Video footage recorded by the Reuters news agency showed Saif al-Islam being greeted by supporters. “To hell with the ICC,” he said, in reference to the International Criminal Court, which has issued a warrant for his arrest. “We assure the people that things are fine in Libya.”
The BBC and CNN quoted him as telling reporters that government forces had lured the rebels into a trap and “broken the back” of the opposition army and that pro-Gaddafi forces are back in control of the city.
The confusion made the assertion impossible to confirm, but with gunfire and explosions echoing ominously through the streets and Gaddafi’s whereabouts still unknown, it was clear that the capital was far from secure.
President Obama and other world leaders declared an end to Gaddafi’s nearly 42-year-long rule and hailed the courage of the Libyan people. The leaders said they were looking forward to cooperating with a new Libyan government, which presumably would be led by the opposition’s Transitional National Council, based in the eastern city of Benghazi.
Obama cautioned that “the situation is still very fluid.”
“There remains a degree of uncertainty, and there are still regime elements who pose a threat,” he said, speaking from Martha’s Vineyard, Mass, where he is vacationing. But, addressing his remarks to the Libyan people, he said: “The Libya that you deserve is within your reach.”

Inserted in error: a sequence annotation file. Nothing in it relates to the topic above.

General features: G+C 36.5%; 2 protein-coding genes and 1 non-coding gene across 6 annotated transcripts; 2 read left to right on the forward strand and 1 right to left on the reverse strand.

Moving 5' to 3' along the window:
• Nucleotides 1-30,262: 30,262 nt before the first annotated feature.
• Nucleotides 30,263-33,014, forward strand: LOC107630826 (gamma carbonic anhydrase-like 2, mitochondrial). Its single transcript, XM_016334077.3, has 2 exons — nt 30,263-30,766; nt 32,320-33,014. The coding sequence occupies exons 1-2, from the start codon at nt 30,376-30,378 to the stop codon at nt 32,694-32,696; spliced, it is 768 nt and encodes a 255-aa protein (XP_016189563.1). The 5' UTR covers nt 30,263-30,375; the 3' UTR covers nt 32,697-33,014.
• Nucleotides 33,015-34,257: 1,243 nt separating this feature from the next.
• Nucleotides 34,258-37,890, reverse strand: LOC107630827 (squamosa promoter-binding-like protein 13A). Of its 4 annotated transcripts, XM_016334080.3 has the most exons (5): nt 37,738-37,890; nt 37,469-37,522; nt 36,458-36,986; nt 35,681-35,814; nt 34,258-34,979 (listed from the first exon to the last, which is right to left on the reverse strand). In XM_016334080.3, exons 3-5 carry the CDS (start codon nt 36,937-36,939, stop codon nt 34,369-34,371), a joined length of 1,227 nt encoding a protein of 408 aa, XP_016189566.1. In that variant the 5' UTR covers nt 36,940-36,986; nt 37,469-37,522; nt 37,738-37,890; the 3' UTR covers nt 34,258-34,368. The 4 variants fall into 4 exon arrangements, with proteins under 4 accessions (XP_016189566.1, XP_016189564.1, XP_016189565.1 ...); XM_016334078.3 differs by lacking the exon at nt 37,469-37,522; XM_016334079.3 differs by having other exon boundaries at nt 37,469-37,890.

How close was in question, however, as the uncertainty on Tripoli’s streets appeared only to mount as the day wore on. With Gaddafi himself on the run, it was clear that the epic and often-eccentric rule of the man who once proclaimed himself “king of Africa” had effectively come to a close.
Yet the mystery surrounding his whereabouts and the indications that his loyalists were still capable of mounting resistance in the capital raised echoes of Baghdad in April 2003, when Saddam Hussein slipped away from advancing U.S. troops and later served as a lightning rod for disgruntled regime loyalists, who formed the core of an insurgency that persists to this day.
Rebels in Tripoli said they were confident that Gaddafi was still in the capital, and they erected checkpoints around the city to ensure he did not abscond. “We are winning. It is safe,” said rebel fighter Abdel Azouz, as the sound of explosions and gunfire echoed down the telephone line. “There’s just a few dirty rats here and there who don’t want to give up.”